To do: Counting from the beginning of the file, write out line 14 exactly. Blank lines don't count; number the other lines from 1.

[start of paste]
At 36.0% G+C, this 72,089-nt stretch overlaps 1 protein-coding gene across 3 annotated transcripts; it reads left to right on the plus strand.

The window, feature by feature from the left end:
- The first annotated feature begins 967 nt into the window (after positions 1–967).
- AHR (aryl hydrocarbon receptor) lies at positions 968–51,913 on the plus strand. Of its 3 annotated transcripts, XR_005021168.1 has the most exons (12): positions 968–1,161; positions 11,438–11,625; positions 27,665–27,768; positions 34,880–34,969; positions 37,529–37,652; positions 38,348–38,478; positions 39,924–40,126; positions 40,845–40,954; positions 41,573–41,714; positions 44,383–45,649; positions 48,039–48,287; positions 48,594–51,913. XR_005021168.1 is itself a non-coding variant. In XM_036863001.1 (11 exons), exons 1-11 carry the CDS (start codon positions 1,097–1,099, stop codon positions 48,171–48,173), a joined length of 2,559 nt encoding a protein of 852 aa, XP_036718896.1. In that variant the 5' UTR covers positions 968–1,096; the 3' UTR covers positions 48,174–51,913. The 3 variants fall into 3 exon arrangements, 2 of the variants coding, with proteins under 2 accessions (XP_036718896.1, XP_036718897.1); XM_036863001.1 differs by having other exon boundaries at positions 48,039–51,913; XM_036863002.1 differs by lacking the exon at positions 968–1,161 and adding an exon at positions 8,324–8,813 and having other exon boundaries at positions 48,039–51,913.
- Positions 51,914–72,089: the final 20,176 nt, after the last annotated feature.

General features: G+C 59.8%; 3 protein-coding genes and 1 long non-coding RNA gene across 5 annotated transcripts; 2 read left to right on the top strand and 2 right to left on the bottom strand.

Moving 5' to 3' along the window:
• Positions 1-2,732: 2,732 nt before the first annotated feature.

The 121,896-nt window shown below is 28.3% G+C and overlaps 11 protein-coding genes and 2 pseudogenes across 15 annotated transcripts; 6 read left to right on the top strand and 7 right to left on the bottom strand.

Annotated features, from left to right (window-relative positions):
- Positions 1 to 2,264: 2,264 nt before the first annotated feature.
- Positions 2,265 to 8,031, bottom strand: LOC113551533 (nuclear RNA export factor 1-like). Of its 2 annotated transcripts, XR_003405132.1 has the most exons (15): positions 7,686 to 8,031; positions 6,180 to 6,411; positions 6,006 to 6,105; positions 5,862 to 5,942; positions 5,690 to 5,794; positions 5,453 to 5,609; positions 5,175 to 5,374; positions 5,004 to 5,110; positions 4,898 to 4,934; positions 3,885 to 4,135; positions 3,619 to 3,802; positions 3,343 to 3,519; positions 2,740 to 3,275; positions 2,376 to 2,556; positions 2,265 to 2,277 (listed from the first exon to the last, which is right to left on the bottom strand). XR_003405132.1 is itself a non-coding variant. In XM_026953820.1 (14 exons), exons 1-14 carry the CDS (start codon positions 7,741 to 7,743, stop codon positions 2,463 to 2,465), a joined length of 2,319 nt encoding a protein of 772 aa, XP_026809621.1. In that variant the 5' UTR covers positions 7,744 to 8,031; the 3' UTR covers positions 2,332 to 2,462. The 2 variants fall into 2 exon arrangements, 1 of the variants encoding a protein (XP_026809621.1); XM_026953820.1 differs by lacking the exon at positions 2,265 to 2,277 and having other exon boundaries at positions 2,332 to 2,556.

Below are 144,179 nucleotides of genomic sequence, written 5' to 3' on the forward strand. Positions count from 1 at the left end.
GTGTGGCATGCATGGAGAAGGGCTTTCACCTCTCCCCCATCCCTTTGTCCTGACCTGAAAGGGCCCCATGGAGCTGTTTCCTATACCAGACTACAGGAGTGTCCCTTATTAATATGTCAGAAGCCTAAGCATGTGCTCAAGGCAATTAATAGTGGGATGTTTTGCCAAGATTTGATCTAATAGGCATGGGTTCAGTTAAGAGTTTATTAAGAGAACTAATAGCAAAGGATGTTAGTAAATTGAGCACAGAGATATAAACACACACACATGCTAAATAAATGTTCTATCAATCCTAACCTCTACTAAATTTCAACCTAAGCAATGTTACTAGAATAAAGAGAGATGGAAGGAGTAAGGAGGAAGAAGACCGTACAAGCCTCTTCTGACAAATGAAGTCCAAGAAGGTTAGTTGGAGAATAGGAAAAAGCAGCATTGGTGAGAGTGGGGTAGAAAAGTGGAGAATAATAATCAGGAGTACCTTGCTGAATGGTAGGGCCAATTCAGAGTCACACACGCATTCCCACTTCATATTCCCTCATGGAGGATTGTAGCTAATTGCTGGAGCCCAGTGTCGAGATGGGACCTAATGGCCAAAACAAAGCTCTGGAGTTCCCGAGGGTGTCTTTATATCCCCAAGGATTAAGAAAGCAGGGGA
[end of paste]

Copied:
GTGTGGCATGCATGGAGAAGGGCTTTCACCTCTCCCCCATCCCTTTGTCCTGACCTGAAAGGGCCCCATGGAGCTGTTTCCTATACCAGACTACAGGAGTGTCCCTTATTAATATGTCAGAAGCCTAAGCATGTGCTCAAGGCAATTAATAGTGGGATGTTTTGCCAAGATTTGATCTAATAGGCATGGGTTCAGTTAAGAGTTTATTAAGAGAACTAATAGCAAAGGATGTTAGTAAATTGAGCACAGAGATATAAACACACACACATGCTAAATAAATGTTCTATCAATCCTAACCTCTACTAAATTTCAACCTAAGCAATGTTACTAGAATAAAGAGAGATGGAAGGAGTAAGGAGGAAGAAGACCGTACAAGCCTCTTCTGACAAATGAAGTCCAAGAAGGTTAGTTGGAGAATAGGAAAAAGCAGCATTGGTGAGAGTGGGGTAGAAAAGTGGAGAATAATAATCAGGAGTACCTTGCTGAATGGTAGGGCCAATTCAGAGTCACACACGCATTCCCACTTCATATTCCCTCATGGAGGATTGTAGCTAATTGCTGGAGCCCAGTGTCGAGATGGGACCTAATGGCCAAAACAAAGCTCTGGAGTTCCCGAGGGTGTCTTTATATCCCCAAGGATTAAGAAAGCAGGGGA